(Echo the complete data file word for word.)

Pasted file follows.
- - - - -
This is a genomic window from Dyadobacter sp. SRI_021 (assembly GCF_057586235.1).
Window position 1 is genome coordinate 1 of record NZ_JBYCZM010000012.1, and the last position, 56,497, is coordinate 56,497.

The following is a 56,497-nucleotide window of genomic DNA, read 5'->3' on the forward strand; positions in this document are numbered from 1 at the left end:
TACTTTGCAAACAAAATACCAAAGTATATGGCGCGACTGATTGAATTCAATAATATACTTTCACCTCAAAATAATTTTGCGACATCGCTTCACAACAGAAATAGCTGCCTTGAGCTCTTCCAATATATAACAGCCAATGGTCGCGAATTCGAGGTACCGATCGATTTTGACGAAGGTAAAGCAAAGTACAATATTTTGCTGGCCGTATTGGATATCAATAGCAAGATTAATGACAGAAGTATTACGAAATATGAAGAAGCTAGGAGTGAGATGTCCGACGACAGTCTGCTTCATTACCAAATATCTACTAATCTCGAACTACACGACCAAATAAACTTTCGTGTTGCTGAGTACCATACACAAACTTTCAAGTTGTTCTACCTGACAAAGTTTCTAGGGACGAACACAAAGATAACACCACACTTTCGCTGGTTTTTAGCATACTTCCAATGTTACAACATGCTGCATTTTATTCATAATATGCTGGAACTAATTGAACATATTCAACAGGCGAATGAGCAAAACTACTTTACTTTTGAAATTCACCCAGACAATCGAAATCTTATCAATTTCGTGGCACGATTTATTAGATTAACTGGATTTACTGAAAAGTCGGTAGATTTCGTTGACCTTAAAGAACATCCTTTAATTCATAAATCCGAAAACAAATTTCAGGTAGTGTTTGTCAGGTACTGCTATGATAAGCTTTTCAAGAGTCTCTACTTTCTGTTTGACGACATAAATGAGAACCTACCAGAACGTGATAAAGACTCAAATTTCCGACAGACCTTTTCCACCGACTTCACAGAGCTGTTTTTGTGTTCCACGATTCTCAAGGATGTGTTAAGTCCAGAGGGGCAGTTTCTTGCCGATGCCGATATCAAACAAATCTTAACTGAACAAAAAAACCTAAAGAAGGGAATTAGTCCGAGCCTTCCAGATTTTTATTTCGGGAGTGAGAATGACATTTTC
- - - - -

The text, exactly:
This is a genomic window from Dyadobacter sp. SRI_021 (assembly GCF_057586235.1).
Window position 1 is genome coordinate 1 of record NZ_JBYCZM010000012.1, and the last position, 56,497, is coordinate 56,497.

The following is a 56,497-nucleotide window of genomic DNA, read 5'->3' on the forward strand; positions in this document are numbered from 1 at the left end:
TACTTTGCAAACAAAATACCAAAGTATATGGCGCGACTGATTGAATTCAATAATATACTTTCACCTCAAAATAATTTTGCGACATCGCTTCACAACAGAAATAGCTGCCTTGAGCTCTTCCAATATATAACAGCCAATGGTCGCGAATTCGAGGTACCGATCGATTTTGACGAAGGTAAAGCAAAGTACAATATTTTGCTGGCCGTATTGGATATCAATAGCAAGATTAATGACAGAAGTATTACGAAATATGAAGAAGCTAGGAGTGAGATGTCCGACGACAGTCTGCTTCATTACCAAATATCTACTAATCTCGAACTACACGACCAAATAAACTTTCGTGTTGCTGAGTACCATACACAAACTTTCAAGTTGTTCTACCTGACAAAGTTTCTAGGGACGAACACAAAGATAACACCACACTTTCGCTGGTTTTTAGCATACTTCCAATGTTACAACATGCTGCATTTTATTCATAATATGCTGGAACTAATTGAACATATTCAACAGGCGAATGAGCAAAACTACTTTACTTTTGAAATTCACCCAGACAATCGAAATCTTATCAATTTCGTGGCACGATTTATTAGATTAACTGGATTTACTGAAAAGTCGGTAGATTTCGTTGACCTTAAAGAACATCCTTTAATTCATAAATCCGAAAACAAATTTCAGGTAGTGTTTGTCAGGTACTGCTATGATAAGCTTTTCAAGAGTCTCTACTTTCTGTTTGACGACATAAATGAGAACCTACCAGAACGTGATAAAGACTCAAATTTCCGACAGACCTTTTCCACCGACTTCACAGAGCTGTTTTTGTGTTCCACGATTCTCAAGGATGTGTTAAGTCCAGAGGGGCAGTTTCTTGCCGATGCCGATATCAAACAAATCTTAACTGAACAAAAAAACCTAAAGAAGGGAATTAGTCCGAGCCTTCCAGATTTTTATTTCGGGAGTGAGAATGACATTTTC